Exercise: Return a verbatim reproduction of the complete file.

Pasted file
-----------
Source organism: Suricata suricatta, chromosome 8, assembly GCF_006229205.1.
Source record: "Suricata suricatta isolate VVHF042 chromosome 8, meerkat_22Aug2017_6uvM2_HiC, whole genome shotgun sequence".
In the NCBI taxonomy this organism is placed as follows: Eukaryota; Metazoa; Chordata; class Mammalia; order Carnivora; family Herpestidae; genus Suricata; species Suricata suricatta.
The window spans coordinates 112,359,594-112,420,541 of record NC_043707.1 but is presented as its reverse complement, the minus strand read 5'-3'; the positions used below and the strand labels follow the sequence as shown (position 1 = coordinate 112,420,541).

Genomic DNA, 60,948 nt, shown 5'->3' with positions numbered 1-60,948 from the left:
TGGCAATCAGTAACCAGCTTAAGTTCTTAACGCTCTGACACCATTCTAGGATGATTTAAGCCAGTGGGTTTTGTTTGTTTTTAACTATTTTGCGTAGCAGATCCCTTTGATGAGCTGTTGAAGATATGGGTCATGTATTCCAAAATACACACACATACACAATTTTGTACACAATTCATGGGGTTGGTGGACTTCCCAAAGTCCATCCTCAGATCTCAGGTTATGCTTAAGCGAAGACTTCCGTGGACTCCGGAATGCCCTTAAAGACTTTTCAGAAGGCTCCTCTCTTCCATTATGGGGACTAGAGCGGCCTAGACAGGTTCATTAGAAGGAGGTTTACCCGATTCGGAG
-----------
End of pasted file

Source organism: Suricata suricatta, chromosome 8, assembly GCF_006229205.1.
Source record: "Suricata suricatta isolate VVHF042 chromosome 8, meerkat_22Aug2017_6uvM2_HiC, whole genome shotgun sequence".
In the NCBI taxonomy this organism is placed as follows: Eukaryota; Metazoa; Chordata; class Mammalia; order Carnivora; family Herpestidae; genus Suricata; species Suricata suricatta.
The window spans coordinates 112,359,594-112,420,541 of record NC_043707.1 but is presented as its reverse complement, the minus strand read 5'-3'; the positions used below and the strand labels follow the sequence as shown (position 1 = coordinate 112,420,541).

Genomic DNA, 60,948 nt, shown 5'->3' with positions numbered 1-60,948 from the left:
TGGCAATCAGTAACCAGCTTAAGTTCTTAACGCTCTGACACCATTCTAGGATGATTTAAGCCAGTGGGTTTTGTTTGTTTTTAACTATTTTGCGTAGCAGATCCCTTTGATGAGCTGTTGAAGATATGGGTCATGTATTCCAAAATACACACACATACACAATTTTGTACACAATTCATGGGGTTGGTGGACTTCCCAAAGTCCATCCTCAGATCTCAGGTTATGCTTAAGCGAAGACTTCCGTGGACTCCGGAATGCCCTTAAAGACTTTTCAGAAGGCTCCTCTCTTCCATTATGGGGACTAGAGCGGCCTAGACAGGTTCATTAGAAGGAGGTTTACCCGATTCGGAG